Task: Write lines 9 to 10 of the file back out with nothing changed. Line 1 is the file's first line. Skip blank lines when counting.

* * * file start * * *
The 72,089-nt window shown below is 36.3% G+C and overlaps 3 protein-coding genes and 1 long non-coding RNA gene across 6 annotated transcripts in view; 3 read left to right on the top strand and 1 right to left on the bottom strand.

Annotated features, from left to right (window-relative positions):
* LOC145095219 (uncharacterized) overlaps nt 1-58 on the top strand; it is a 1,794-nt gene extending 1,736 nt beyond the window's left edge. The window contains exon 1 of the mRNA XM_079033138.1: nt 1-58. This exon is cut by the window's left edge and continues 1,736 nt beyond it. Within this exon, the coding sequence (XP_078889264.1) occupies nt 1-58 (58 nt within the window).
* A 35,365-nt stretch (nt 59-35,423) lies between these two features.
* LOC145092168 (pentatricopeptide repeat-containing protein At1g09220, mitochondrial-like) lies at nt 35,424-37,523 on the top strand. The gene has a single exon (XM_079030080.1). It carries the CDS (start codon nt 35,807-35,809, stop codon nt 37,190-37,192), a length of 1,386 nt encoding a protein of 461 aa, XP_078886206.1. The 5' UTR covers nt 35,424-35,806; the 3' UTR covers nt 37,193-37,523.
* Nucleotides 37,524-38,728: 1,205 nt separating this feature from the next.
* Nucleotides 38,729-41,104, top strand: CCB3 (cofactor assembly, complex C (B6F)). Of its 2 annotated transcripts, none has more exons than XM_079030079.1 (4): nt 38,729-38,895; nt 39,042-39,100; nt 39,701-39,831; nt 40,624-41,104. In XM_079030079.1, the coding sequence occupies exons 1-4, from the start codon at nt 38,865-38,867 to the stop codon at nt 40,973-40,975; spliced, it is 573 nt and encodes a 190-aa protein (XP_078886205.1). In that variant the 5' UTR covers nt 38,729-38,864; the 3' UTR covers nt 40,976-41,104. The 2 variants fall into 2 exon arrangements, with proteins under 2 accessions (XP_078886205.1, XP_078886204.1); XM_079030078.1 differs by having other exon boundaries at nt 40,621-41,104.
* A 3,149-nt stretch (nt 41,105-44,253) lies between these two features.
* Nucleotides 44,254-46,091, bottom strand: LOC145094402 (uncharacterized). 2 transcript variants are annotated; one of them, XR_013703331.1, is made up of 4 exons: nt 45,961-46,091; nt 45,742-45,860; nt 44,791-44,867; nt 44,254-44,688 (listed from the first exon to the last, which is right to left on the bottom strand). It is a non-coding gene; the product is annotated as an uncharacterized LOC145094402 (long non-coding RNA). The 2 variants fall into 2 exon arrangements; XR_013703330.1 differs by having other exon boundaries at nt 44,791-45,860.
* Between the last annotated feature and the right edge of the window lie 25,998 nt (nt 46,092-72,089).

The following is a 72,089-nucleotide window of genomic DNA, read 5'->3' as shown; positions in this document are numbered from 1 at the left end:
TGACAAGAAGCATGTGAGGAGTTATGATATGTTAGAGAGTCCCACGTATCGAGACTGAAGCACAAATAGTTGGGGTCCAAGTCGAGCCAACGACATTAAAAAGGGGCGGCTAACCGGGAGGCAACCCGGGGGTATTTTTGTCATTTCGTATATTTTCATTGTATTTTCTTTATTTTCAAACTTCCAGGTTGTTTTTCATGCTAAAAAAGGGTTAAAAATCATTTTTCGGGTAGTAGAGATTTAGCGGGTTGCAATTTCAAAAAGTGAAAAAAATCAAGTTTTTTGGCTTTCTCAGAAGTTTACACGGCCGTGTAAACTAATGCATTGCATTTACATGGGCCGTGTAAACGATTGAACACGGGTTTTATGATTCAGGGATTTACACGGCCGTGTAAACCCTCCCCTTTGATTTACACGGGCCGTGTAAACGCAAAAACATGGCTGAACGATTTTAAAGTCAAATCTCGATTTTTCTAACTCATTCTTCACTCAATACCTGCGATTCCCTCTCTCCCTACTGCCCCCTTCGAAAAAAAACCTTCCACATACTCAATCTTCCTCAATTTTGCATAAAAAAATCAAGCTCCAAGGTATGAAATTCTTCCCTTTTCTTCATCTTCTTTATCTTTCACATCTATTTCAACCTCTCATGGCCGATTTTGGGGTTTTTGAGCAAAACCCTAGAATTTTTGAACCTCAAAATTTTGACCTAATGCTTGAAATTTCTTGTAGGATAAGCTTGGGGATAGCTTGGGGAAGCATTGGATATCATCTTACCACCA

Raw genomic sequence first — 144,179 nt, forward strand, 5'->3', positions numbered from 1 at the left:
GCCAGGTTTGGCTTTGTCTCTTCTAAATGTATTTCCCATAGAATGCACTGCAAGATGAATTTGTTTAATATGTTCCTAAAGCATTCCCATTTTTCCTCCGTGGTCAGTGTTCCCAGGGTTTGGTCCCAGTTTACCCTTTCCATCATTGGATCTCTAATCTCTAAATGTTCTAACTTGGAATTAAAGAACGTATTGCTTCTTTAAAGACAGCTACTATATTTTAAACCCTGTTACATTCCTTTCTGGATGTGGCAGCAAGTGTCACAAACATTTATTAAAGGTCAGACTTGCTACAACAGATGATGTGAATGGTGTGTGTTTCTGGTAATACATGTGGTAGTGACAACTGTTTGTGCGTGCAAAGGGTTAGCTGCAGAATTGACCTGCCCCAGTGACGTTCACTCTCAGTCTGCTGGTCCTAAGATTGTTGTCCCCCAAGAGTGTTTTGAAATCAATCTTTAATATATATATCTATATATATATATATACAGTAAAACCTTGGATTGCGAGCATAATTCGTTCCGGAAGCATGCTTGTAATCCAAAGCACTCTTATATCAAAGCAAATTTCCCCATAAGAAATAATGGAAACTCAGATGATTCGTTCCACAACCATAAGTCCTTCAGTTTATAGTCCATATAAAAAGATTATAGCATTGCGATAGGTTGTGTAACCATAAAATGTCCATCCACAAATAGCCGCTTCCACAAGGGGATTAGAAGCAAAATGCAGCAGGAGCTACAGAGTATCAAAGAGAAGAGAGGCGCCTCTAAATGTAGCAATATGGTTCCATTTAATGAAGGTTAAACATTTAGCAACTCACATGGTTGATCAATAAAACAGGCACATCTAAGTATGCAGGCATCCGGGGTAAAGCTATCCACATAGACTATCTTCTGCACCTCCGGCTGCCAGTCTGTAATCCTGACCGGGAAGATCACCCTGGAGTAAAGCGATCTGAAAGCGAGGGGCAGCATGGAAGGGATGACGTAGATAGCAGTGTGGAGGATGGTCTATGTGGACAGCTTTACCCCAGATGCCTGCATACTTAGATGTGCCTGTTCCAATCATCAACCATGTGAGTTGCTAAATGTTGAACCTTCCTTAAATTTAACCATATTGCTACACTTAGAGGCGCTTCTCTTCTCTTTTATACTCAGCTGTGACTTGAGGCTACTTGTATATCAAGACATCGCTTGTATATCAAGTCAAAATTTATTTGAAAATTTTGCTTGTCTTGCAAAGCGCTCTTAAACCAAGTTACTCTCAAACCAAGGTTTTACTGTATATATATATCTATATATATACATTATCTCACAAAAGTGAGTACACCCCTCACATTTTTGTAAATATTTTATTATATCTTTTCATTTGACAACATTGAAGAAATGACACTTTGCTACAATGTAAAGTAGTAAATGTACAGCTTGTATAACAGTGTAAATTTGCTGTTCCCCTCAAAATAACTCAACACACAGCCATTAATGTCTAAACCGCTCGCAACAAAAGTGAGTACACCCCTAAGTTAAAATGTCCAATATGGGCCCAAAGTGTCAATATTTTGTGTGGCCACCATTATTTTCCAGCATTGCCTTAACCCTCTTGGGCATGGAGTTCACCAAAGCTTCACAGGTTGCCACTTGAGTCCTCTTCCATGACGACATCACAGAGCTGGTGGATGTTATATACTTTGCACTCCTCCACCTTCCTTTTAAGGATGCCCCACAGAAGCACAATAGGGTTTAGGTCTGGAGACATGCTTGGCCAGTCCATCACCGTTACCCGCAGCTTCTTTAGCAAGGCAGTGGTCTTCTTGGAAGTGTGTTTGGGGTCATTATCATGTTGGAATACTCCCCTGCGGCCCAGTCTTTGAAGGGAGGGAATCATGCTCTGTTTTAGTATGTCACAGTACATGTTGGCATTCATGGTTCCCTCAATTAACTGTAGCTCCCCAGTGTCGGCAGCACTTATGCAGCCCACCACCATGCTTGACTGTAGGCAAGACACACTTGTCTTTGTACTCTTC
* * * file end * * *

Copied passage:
* Nucleotides 44,254-46,091, bottom strand: LOC145094402 (uncharacterized). 2 transcript variants are annotated; one of them, XR_013703331.1, is made up of 4 exons: nt 45,961-46,091; nt 45,742-45,860; nt 44,791-44,867; nt 44,254-44,688 (listed from the first exon to the last, which is right to left on the bottom strand). It is a non-coding gene; the product is annotated as an uncharacterized LOC145094402 (long non-coding RNA). The 2 variants fall into 2 exon arrangements; XR_013703330.1 differs by having other exon boundaries at nt 44,791-45,860.
* Between the last annotated feature and the right edge of the window lie 25,998 nt (nt 46,092-72,089).